Today I've been musing on the difference between solitude and loneliness. I believe solitude is a positive experience. I have always loved being by myself. I never get lonely or bored. I enjoy my own company. For me, time alone is a time for growth and reflection; my thoughts are free to roam hither and yon with no one putting a kibosh on them. Solitude promotes feelings of joy and serenity. However, because I am a sharer, I do not want to be alone too long or too often, or my brain will explode with all the thoughts I want to share and get some feedback on, but some alone time definitely uplifts my spirits.
Loneliness, on the other hand, crushes my spirit. Loneliness is the flip side of solitude. It is a painful aloneness. I've found that the loneliest place can be, paradoxically, when I am with someone.
And I think that I've finally figured out why. Our family's current situation results in me spending much too much time at home alone with my husband who has dementia. Dementia destroys the possibility of meaningful interaction; there can be no sharing, no connection, no shared laughter. Yet, because my husband sits in a chair in the living room or at the dinner table, there is the presumption that the possibility of meaningful interaction can occur. So, night after night, I feel a desperate, despairing loneliness when I want to share a thought, or a comment about our children, or a laugh at something on TV, but I can't share because my husband sits in his own world, uninterested in and often oblivious to my world. When it is just the two of us, our house is no longer a home. It is a lonely, empty, hollow shell.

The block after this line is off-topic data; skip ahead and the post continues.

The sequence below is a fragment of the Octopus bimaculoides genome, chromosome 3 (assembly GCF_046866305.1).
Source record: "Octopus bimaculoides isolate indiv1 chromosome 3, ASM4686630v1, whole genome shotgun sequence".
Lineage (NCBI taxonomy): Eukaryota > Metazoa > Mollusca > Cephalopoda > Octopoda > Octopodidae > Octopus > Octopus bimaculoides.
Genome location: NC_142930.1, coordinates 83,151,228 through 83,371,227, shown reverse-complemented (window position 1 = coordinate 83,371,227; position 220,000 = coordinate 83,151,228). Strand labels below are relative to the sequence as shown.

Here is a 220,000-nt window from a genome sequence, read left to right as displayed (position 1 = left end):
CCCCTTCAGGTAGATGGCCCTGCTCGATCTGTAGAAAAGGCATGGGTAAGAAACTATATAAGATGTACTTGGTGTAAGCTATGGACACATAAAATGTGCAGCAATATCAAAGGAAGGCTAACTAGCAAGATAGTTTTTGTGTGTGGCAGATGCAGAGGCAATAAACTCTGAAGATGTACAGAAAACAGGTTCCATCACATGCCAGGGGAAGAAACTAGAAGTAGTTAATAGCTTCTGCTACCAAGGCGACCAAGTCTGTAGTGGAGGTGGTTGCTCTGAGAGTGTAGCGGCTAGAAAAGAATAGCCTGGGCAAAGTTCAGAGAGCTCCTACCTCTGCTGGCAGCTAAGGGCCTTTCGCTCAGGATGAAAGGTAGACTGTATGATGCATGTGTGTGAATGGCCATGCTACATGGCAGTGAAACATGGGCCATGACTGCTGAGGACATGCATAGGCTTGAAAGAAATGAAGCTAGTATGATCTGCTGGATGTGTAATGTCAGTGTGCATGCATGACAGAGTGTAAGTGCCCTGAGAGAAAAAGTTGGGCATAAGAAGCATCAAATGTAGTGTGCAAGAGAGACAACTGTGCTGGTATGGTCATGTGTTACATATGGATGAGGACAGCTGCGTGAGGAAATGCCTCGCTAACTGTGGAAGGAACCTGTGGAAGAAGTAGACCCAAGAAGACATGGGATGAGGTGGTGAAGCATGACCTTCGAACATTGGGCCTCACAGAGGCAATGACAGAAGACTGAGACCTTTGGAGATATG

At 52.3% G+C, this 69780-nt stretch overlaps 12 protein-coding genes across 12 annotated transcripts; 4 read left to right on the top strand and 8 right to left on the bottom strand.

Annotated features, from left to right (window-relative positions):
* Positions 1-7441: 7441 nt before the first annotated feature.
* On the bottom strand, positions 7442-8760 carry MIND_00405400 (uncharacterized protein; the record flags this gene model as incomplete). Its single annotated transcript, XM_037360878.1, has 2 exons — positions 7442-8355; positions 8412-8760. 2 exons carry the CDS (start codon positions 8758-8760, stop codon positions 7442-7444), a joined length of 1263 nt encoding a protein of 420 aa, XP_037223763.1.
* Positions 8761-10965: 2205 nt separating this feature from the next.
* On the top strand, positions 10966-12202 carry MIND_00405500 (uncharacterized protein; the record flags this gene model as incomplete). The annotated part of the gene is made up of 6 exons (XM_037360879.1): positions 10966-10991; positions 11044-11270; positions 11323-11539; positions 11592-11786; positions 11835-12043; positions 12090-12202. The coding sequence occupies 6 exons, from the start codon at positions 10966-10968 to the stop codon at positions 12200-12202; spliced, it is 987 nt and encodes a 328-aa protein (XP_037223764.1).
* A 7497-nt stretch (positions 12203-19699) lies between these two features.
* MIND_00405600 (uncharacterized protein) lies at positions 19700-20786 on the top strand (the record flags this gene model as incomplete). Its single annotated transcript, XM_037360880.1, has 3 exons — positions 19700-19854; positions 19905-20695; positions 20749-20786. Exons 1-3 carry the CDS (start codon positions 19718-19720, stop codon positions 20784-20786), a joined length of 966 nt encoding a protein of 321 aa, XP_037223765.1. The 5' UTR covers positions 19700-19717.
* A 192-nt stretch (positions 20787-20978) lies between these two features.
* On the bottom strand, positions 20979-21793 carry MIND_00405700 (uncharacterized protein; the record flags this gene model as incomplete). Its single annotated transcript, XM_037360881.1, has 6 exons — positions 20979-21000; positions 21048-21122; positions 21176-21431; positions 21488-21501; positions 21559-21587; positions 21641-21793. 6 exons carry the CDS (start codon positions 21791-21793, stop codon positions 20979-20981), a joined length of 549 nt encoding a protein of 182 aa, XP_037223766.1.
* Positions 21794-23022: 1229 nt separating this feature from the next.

I often feel like running from the house like Edvard Munch's screamer, channeling Conrad's Kurtz's "the horror, the horror." But I don't. Instead, I try valiantly to find slivers of solitude in the unbearable loneliness, slivers that will keep me going until one of my children or friends walks through my door, and all my thoughts, ideas, and feelings that I've been storing up can pour forth and be shared. In that moment of sharing, loneliness is vanquished, and our house once again becomes a home that is full of love and laughter and connection.
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